The last few weeks have been massively busy. This is the last week of teaching at university, which means students are extremely stressed about their final exams and trainers are on their feet too, trying to coordinate everything. Intense but very rewarding. I have also recently been on a mini-break to Wales, Port Talbot to be precise. Although the coastal town didn’t correspond to my idea of a good time, I have to say I was amazed by Cardiff and the hip and modern vibe which pervades the city. I particularly loved the various arcades with their little cafes and weird shops tucked in. A true gem.
Now, on to something completely different. I will be going to Germany for a birthday party in June, so what best way to get in the right frame of mind than to make this, a German fried egg cake? I have a penchant for weird cakes and this makes no exception. The recipe comes from Sprinkle Bakes (quantities slightly modified), a new baking blog I started to follow quite recently. Highly recommended if you, like me, want to push the boundaries of traditional baking. Use white sugar in the custard layer – I prefer golden caster sugar for the sponge, but an unrefined sugar would not give you the white end result you need here. As for gelatine, you can leave it out and glaze the top with apricot jam – although that would spoil the overall appearance – or a simple sugar syrup (sugar and water boiled together).
Ingredients (for the sponge)
- 344g plain flour
- 325g golden caster sugar
- 2 tsp baking powder
- 1/2 tsp salt
- 170g unsalted butter, softened
- 4 large egg whites
- 1 large egg
- 245ml Greek yogurt (creme fraiche or sour cream also good)
- 2 tsp vanilla extract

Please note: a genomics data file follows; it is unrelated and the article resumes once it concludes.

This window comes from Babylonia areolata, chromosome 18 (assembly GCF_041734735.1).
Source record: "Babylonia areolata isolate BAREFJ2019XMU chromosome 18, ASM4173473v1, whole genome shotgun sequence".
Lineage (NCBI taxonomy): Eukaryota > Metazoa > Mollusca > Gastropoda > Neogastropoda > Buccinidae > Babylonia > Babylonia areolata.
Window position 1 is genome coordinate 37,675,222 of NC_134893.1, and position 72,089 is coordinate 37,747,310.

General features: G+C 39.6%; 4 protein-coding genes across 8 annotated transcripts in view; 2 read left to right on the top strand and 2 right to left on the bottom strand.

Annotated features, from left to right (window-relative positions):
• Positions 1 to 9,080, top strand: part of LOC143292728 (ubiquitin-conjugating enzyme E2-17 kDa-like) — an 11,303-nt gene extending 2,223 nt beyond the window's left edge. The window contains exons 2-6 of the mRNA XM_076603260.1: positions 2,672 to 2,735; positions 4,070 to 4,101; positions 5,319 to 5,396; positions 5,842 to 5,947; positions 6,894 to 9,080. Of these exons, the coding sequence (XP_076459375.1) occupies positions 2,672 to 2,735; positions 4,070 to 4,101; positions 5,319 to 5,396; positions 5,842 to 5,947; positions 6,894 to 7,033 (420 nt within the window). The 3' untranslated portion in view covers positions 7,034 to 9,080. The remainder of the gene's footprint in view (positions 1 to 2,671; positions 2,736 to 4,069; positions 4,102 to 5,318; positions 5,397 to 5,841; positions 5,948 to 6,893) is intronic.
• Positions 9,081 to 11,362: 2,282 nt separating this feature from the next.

Ingredients (for the vanilla custard)
- 1L whole milk
- 100g caster sugar
- 130g cornflour
- 1 tsp vanilla extract
Ingredients (for the topping)
- 1 x 400g tin of apricot halves in juice, drained and pat-tried
- 2 tbsp caster sugar
- 4 tbsp recently boiled water
- 1 leaf of gelatine
- sugar crystals and poppy seeds (optional)
- Grease and line a 10x10cm square cake tin with greaseproof paper, ensuring the sides are fully covered and that the paper is overhanging – this will make it easier to remove the cake once assembled. Preheat the oven to 180C.
- To make the sponge, use a freestanding mixer to cream the butter and sugar until light and fluffy, then add the egg whites and the whole egg one at a time, mixing well after each addition. In a separate bowl, combine the remaining dry ingredients (flour, salt and raising agent). In a jug, combine the Greek yogurt and the vanilla extract.
- If you see that the mixture is curdling, start adding the flour one tablespoon at a time. Pour in the rest of the dry ingredients and give that a quick mix, then add the yogurt mixture and combine until smooth (but don’t overmix or the cake will be tough!).
- Transfer the cake batter to the greased and lined tin, then use a spatula to spread it in the corners. Try and create a small indentation in the centre of the cake tin so that, once risen and baked, the cake will be somewhat even. Bake for 30-35 minutes, until a skewer inserted in the thickest part of the cake comes out clean. Remove from the oven and allow to cool completely.
- If your cake is not even on the top, use a serrated knife to cut the extra bits off.
- To make the vanilla custard, combine the cornflour and the sugar in a bowl, then add 1/4 of the milk and mix very thoroughly until completely lump-free. Pour the remaining milk into a saucepan and heat over a gentle heat until it reaches simmering point, then add the cornflour mixture and the vanilla and start mixing. Keep on mixing until the custard thickens and coats the back of a spoon. You want a slightly thicker than average custard so that the cake will hold its shape once assembled, so do keep on cooking it over a medium heat and mixing constantly until very thickened.
- Once ready, pour over the cooled cake in the cake tin and spread evenly. Arrange the pat-dried apricot halves on the cake (cut side down), then gently press them into the vanilla custard. Transfer the cake to the fridge for at least one hour or until fully cold and set.
- To make the gelatine glaze, soak the gelatine leaf in cold water for 10 minutes. In a separate bowl, combine the water and the sugar, and mix until the sugar has fully dissolved. Squeeze the excess water out of the gelatine leaf, then add to the water mixture and dissolve it completely. Use a pastry brush to apply a thin gelatine coating onto the set cake (you might not need all of it), then place back into the fridge until set.
- To serve it, I decided to use poppy seeds to mimick ground black pepper and crushed sugar crystals to replicate salt, but you could also decide to go plain. Enjoy!